Joining Adkins-Jones, Cardman, Sr. Hinsdale, and Prevot as conference participants were Professor of Theology Fred Lawrence and STM Associate Professor of Theology and Latino/Latina Ministry Nancy Pineda-Madrid.
Other participants were: BC alumnus Robert J. Rivera (St. John’s University); Adrian Dominican theologian Sr. Jamie T. Phelps, O.P.; Michele Saracino (Manhattan College); Karen Teel (University of San Diego); Pamela Lightsey (Meadville Lombard Theological School); Bryan N. Massingale (Fordham University); Mayra Rivera (Harvard University); Shawnee Marie Daniels-Sykes (Mount Mary University), and Christine Firer Hinze (Fordham University).
Several of the speakers had also contributed to a recently published Festschrift in Copeland’s honor, titled Enfleshing Theology: Embodiment, Discipleship, and Politics in the Work of M. Shawn Copeland, edited by her former graduate students Robert J. Rivera and Michele Saracino.
“It is not easy to put into words what these events mean to me. Objectively, I know the meaning of such marks of respect, so all this is quite humbling, almost overwhelming, yet very encouraging,” said Copeland, who noted she was excited by the different ways the essays in the Festschrift and the conference presentations approached her work.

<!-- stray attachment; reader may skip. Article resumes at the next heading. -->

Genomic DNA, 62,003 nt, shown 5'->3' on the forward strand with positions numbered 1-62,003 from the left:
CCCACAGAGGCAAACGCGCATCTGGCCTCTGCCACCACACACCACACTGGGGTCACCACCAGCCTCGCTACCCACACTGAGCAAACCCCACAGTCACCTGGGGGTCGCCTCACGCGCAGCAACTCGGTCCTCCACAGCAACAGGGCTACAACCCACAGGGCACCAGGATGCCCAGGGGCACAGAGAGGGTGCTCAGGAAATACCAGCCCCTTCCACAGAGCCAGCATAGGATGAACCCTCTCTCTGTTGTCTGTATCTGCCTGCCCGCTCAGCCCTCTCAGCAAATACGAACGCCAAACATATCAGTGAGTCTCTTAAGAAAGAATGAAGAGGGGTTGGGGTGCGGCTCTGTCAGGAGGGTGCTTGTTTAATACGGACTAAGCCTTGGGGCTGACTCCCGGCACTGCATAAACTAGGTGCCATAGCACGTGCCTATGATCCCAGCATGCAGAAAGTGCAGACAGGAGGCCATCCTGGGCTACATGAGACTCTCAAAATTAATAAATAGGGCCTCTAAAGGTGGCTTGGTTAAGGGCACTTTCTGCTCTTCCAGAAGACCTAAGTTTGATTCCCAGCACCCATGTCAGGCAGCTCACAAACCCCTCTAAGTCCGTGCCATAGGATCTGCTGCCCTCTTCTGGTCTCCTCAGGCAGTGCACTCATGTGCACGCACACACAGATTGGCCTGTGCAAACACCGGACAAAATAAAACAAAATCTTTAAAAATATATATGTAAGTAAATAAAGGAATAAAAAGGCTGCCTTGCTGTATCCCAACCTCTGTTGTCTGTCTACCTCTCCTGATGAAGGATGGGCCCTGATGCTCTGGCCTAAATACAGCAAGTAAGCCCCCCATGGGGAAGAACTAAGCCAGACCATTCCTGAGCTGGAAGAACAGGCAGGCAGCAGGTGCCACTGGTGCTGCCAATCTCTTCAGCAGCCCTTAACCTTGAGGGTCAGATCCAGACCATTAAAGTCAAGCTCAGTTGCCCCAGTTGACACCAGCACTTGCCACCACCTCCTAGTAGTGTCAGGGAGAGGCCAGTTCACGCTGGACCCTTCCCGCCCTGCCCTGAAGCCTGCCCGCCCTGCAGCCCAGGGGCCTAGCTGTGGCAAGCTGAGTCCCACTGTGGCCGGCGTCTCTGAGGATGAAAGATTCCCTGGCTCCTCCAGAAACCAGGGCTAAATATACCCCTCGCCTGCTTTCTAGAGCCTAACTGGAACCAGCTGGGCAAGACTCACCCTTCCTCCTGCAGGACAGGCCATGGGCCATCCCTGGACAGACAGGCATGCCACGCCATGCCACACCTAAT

Copeland, who started at BC as a visiting professor in 2002, joined the faculty in 2003. She is also an alumna, having earned a doctorate in systematic theology from the University in 1991.
She is a former president of the Catholic Theological Society of America and a former convener of the Black Catholic Theological Symposium. Copeland previously taught at Marquette University, Yale Divinity School, Xavier University of Louisiana, St. Norbert College, and Harvard Divinity School. She is the recipient of six honorary degrees.
Copeland expressed her gratitude to Theology Department Chair Joseph Professor of Catholic Systematic Theology Richard Gaillardetz, Provost David Quigley, and Morrissey College of Arts and Sciences Dean Gregory Kalscheur, S.J., and the many colleagues and students who attended the conference.
“My life, my faith, my thinking, my teaching, my scholarship have been challenged and enriched by my association with faculty colleagues here at Boston College––colleagues not only in Theology, but also in the departments of Philosophy, History, and English; not only in the Program in African and African Diaspora Studies, but also in the School of Theology and Ministry, the Lynch School, and the School of Social Work. Inasmuch as faculty compose a college or university, then Boston College stands as quite remarkable. The women and men who research, learn, and teach here are generous, serious, creative, demanding of and zealous for excellence and for justice. Their dedicated collegial and collaborative scholarly association forms and sustains the rich intellectual environment that is the Boston College I love and shall miss."
—Kathleen Sullivan, University Communications | May 2019